But before all the brutal prescriptions (for the other guy), there was this pre-KJV, pre-barbarian, pre-Paul example:

    “Then glorious Hektor burst in with dark face ὑπώπια like sudden night, but he shone with the ghastly glitter of bronze that girded his skin, and carried two spears in his hands. No one could have stood up against him, and stopped him, except the gods, when he burst in the gates; and his eyes flashed fire.” (Illiad Book XII, 463).

    and I am deeply inspired with all of the teachings and studies thereon

  5. David Ker says:

    Peter, I know the argument that this verb doesn’t collocate with “body” is weak but I was striving more for entertainment and controversy rather than accuracy.

    JK, thanks for examples from a time when this verb’s etymology matched its meaning.

  6. solarblogger says:

    The NRSV doesn’t seem to be using this as a fully dead metaphor. I understand the concept. But wouldn’t most such terms easily translate to one fairly generic word? The NRSV translators seem to be asking themselves how this boxing picture could apply to the situation. Luke 18 seems to have boxing strategy in mind. A kind of fighting that wears someone out. (Rope-a-dope?) Then their 1 Corinthians rendering seems to allow a literal reading. You pointed out the difficulty of punching your body in the eye. Perhaps that is a good difficulty? You know not to take it literally. My first question is whether a literal reading should be made so easy.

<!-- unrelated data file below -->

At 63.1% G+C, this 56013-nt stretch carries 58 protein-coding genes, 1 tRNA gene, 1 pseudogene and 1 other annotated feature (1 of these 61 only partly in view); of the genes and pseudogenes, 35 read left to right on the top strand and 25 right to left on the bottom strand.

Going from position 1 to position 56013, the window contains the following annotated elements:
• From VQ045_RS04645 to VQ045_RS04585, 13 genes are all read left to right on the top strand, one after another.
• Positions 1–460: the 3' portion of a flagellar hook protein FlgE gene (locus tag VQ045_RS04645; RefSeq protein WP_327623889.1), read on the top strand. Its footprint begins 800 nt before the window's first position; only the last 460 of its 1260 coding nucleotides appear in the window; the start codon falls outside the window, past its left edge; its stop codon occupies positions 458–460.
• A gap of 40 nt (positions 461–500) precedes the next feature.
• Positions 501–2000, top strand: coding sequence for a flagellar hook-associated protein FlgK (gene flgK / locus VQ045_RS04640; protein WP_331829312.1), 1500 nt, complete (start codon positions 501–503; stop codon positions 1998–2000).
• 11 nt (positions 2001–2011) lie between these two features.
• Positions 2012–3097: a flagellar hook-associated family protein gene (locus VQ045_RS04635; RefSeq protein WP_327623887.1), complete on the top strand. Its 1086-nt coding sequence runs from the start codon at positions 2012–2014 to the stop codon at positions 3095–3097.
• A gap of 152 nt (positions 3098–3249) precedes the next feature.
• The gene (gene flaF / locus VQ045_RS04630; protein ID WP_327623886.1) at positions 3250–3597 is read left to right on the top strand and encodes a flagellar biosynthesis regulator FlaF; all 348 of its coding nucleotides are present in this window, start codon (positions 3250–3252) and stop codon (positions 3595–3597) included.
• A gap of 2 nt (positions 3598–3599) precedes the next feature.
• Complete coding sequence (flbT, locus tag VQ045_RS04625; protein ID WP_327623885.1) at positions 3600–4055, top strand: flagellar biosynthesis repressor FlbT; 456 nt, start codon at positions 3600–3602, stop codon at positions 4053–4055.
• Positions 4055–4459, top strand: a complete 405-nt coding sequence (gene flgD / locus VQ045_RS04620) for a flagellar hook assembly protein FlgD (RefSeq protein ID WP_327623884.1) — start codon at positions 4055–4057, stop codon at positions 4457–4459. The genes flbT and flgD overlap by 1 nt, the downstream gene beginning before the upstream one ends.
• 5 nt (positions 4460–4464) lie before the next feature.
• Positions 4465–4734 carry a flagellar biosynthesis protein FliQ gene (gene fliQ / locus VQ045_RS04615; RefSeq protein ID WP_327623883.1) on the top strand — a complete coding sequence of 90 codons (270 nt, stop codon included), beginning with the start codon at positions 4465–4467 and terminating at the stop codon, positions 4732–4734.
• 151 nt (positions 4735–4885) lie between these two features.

The boxing idea conveys many things. One is that one opponent hits another. When the metaphor was alive, it didn’t just signify punching below the eye, but that one boxer punched another below the eye, and all the rest that entailed. The fact that a person cannot really deliver such a blow to himself is a sign that it is not to be taken literally. To use a word like “buffet” may or may not convey the same. “Punish” is perhaps worse, as that is something that anyone can do to him or herself.

    A rendering where a literal reading is difficult might be called for. Perhaps “Go toe to toe with” would work.

    I would stay away from the buffet, though. If the ones where you live are anything like the ones in California, they really are a punishment.

  7. J. K. Gayle says:

    I like your solution here too. Inserting the word “literally” does literally get rid of the problem.

    But now I’m wondering if Paul wrote in such a problematic way that his Greek readers might (without our English translational solutions) easily wonder whether he’s literally a boxer. Mark the gospel writer (or whoever added its ending to its 16th chapter) goes on with δαιμονια and γλωσσαις and οφεις and θανασιμον τι πιωσιν. Are these literal “demon deities” and literal “tongues” and literal “snakes” and literal “deadly drinks”? Some think so when reading Luke’s Acts with Paul getting into and out of trouble with these elements.

    But why should our translation try to have these things all figured out? Why can’t it blacken our eye and be a slippery as a snake … or a tongue?

  8. Peter Kirk says:

    Kurk, your comments, like your favoured translation, are as slippery as a snake, perhaps because you are as wise as one, and as gentle as a dove. 😉 (deliberate smiley, if it works in Blogger as well as WordPress)